To address the question of the o.p., the driving impetus for the difference in designs is multi-faceted, but it has to do less with cost or landing mode, and more with launch vehicle limits, spacecraft on-orbit layout, maturity of manned space vehicle technology, and reentry speed. The Vostok was a very primitive spacecraft, even compared to the contemporary Mercury capsule, and while the navigation and avionics control system on Mercury could be only slightly favorably compared to a series of kitchen timers linked together, the system on Vostok was basically a wind-up toy. As thus, its capability to actively control reentry orientation was non-existent, and the G forces prohibited positive pilot control during reentry flight; it relied on buoyancy–an imbalance of weight that placed the center of pressure (CP) behind the center of gravity (CG) for stability. The capsule was also of a very conservative design, especially the thermal protection system (heat shield) due to the limited state of high temperature material design and testing.
Vostok was also very weight sensitive; it weighed twice as much as a Mercury capsule and even more than the two-man Gemini spacecraft. As such, the use of a spherical capsule maximized interior space for the amount of surface area, and thus, mass. Admittedly, Vostok had a fully on-orbit propulsion system and a fairly impressive instrumentation module, whereas Mercury was basically a boilerplate can with a solid propellant retro motor cluster. Voskhod, the followon program to Vostok, was the first multi-person capsule (a three-man crew capability) that made good use of this ability. Gemini, in comparison, was very light weight, but had less overall mission capability (as it was designed as an interim program to develop and test technology and methods specifically to support the Apollo lunar program), although several follow-on proposals for Gemini included expanding its mission capability and capsule size, including an six- or more-man capsule (“Big Gemini”) to support space station transport and resupply, and even a backup lunar mission vehicle or Apollo rescue efforts.
One of the things that drove the design of the Apollo capsule was sufficient drag such that it would limit the G-forces experienced by crew during a trans-lunar return velocity. For that it needed a large base per mass to allow to losing momentum by gliding. There is no way the Vostok or Voskhod could have survived trans-lunar return without additional ablative aerosurfaces. As has already been noted, the Soyuz 7K-OK capsule deviated from previous Soviet designs by having a bell-shaped reentry module, a spherical orbit (sometimes called “living”) module, and the instrument/equipment module. The spherical habitat provided maximum space while the reentry module minimized the amount of mass returned (and therefore, minimized parasitic heat shield mass that had to be carried into orbit). The function of the Soviet reentry capsule was the same as Apollo; be able to shed additional velocity from a high orbit or trans-lunar trajectory, although Soyuz was not purpose designed for a lunar mission; the Soyuz 7K-L3 and the L1/Zond (Soyuz 7K-L1) Luna program capsules had a lot of weight stripped out to increase its L/D (glide ratio).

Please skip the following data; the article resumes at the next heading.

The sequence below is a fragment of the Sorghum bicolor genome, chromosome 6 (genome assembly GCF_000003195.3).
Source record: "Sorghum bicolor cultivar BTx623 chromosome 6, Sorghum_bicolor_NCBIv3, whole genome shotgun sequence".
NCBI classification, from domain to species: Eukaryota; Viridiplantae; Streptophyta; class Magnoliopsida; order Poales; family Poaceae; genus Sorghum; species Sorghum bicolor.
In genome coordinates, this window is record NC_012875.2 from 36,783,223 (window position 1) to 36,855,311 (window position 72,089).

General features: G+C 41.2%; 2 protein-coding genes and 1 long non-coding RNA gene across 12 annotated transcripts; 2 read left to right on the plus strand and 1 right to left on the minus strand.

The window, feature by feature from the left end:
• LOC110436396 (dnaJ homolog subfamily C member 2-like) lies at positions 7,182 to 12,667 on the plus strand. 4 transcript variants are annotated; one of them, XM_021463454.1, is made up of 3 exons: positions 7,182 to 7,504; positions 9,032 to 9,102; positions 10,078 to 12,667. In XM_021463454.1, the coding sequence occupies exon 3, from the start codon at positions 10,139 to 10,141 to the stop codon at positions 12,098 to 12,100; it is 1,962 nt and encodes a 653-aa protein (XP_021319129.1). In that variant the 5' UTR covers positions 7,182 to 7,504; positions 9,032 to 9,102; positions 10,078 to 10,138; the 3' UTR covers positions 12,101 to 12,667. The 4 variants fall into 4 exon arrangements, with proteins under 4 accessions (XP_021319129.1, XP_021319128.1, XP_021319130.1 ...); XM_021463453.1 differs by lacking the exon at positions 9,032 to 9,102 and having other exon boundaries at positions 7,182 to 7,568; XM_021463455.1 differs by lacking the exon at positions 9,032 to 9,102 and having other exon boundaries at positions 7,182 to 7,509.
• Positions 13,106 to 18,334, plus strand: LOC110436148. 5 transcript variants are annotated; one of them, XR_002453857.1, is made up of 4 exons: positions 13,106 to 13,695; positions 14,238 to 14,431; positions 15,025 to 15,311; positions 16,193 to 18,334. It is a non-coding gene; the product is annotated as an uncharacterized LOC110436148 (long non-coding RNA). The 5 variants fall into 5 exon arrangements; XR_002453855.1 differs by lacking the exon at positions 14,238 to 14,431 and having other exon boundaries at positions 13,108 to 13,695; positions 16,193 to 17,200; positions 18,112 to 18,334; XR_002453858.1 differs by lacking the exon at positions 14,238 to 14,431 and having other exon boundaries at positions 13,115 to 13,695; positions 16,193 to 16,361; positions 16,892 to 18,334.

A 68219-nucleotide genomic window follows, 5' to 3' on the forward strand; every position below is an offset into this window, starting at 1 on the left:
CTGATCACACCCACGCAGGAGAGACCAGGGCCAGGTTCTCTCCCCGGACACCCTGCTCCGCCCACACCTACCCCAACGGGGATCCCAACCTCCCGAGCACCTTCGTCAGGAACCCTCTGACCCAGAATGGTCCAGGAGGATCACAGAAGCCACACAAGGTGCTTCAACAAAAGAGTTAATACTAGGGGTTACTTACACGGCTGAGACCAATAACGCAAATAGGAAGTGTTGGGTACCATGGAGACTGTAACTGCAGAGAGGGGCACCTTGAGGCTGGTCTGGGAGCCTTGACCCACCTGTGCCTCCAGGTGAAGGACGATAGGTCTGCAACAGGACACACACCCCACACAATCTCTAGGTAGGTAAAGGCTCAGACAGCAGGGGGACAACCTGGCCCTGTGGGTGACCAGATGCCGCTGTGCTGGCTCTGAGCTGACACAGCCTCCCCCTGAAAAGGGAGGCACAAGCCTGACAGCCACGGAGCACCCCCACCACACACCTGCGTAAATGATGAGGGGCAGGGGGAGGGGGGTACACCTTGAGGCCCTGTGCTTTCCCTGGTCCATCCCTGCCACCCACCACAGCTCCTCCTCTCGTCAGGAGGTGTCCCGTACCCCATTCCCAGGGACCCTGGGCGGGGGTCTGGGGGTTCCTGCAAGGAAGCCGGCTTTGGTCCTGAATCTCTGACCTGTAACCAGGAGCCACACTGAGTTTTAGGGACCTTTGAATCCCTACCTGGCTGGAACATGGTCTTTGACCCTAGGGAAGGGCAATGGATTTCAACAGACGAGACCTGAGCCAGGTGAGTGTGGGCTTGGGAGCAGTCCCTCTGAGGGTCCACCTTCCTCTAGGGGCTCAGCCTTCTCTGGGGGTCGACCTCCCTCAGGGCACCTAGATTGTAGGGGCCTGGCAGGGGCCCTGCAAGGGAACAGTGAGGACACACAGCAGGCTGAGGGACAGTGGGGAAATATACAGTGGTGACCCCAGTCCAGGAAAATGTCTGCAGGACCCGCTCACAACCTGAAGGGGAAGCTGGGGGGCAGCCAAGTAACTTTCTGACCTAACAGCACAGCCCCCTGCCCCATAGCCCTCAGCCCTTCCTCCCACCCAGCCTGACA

Neither the American nor Soviet program ever reused a functional capsule for a manned flight, although test articles were reflown and the Gemini 2 reentry capsule was reflown by the USAF with minimal refurbishment to assess the reusability of the Gemini capsule and heat shield (which turned out to be quite good). There are some conceptual designs (the Soviet Zarya, the American Orion CEV) that reuse the reentry vehicle, but nothing that has flown.
A sphere may be the most volumetrically efficient space, but that doesn’t necessarily make it the optimal shape for a spacecraft, especially one that sees reentry environments.
So, to summarize, there were technological and maturity limits and design philosophy difference that led to differences in design approach. However, in terms of reentry capsule, both the American and Soviet designs converged on similar (if not identical) solutions of a blunt arsed capsule of conical or bell shaped outer mold line.